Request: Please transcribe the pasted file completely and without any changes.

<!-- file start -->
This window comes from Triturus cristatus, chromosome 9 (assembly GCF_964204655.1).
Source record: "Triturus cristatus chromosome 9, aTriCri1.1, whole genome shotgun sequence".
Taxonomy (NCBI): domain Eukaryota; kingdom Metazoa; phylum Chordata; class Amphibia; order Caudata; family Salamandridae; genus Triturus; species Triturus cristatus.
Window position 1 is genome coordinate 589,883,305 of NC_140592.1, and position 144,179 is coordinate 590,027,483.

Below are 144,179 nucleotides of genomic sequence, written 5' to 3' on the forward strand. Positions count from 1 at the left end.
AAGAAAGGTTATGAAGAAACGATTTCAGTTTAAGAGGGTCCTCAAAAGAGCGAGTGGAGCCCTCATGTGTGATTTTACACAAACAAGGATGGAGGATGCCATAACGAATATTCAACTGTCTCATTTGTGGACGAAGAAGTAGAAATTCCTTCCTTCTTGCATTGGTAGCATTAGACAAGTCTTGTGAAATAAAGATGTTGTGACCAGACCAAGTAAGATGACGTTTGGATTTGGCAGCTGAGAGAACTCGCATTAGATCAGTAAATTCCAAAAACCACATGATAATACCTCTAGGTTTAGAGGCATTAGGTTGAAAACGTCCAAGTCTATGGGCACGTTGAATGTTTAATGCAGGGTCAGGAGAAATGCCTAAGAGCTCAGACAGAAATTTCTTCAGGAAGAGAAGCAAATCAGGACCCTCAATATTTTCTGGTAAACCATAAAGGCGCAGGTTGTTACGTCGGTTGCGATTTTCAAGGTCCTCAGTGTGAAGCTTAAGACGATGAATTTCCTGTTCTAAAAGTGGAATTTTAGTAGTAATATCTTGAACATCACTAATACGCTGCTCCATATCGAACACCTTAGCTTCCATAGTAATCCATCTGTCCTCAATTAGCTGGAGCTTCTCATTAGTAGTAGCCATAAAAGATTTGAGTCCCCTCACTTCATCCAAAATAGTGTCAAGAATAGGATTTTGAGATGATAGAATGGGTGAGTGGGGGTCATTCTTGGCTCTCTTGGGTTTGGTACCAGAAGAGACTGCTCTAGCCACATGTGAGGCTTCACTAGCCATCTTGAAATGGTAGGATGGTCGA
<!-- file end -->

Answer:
This window comes from Triturus cristatus, chromosome 9 (assembly GCF_964204655.1).
Source record: "Triturus cristatus chromosome 9, aTriCri1.1, whole genome shotgun sequence".
Taxonomy (NCBI): domain Eukaryota; kingdom Metazoa; phylum Chordata; class Amphibia; order Caudata; family Salamandridae; genus Triturus; species Triturus cristatus.
Window position 1 is genome coordinate 589,883,305 of NC_140592.1, and position 144,179 is coordinate 590,027,483.

Below are 144,179 nucleotides of genomic sequence, written 5' to 3' on the forward strand. Positions count from 1 at the left end.
AAGAAAGGTTATGAAGAAACGATTTCAGTTTAAGAGGGTCCTCAAAAGAGCGAGTGGAGCCCTCATGTGTGATTTTACACAAACAAGGATGGAGGATGCCATAACGAATATTCAACTGTCTCATTTGTGGACGAAGAAGTAGAAATTCCTTCCTTCTTGCATTGGTAGCATTAGACAAGTCTTGTGAAATAAAGATGTTGTGACCAGACCAAGTAAGATGACGTTTGGATTTGGCAGCTGAGAGAACTCGCATTAGATCAGTAAATTCCAAAAACCACATGATAATACCTCTAGGTTTAGAGGCATTAGGTTGAAAACGTCCAAGTCTATGGGCACGTTGAATGTTTAATGCAGGGTCAGGAGAAATGCCTAAGAGCTCAGACAGAAATTTCTTCAGGAAGAGAAGCAAATCAGGACCCTCAATATTTTCTGGTAAACCATAAAGGCGCAGGTTGTTACGTCGGTTGCGATTTTCAAGGTCCTCAGTGTGAAGCTTAAGACGATGAATTTCCTGTTCTAAAAGTGGAATTTTAGTAGTAATATCTTGAACATCACTAATACGCTGCTCCATATCGAACACCTTAGCTTCCATAGTAATCCATCTGTCCTCAATTAGCTGGAGCTTCTCATTAGTAGTAGCCATAAAAGATTTGAGTCCCCTCACTTCATCCAAAATAGTGTCAAGAATAGGATTTTGAGATGATAGAATGGGTGAGTGGGGGTCATTCTTGGCTCTCTTGGGTTTGGTACCAGAAGAGACTGCTCTAGCCACATGTGAGGCTTCACTAGCCATCTTGAAATGGTAGGATGGTCGA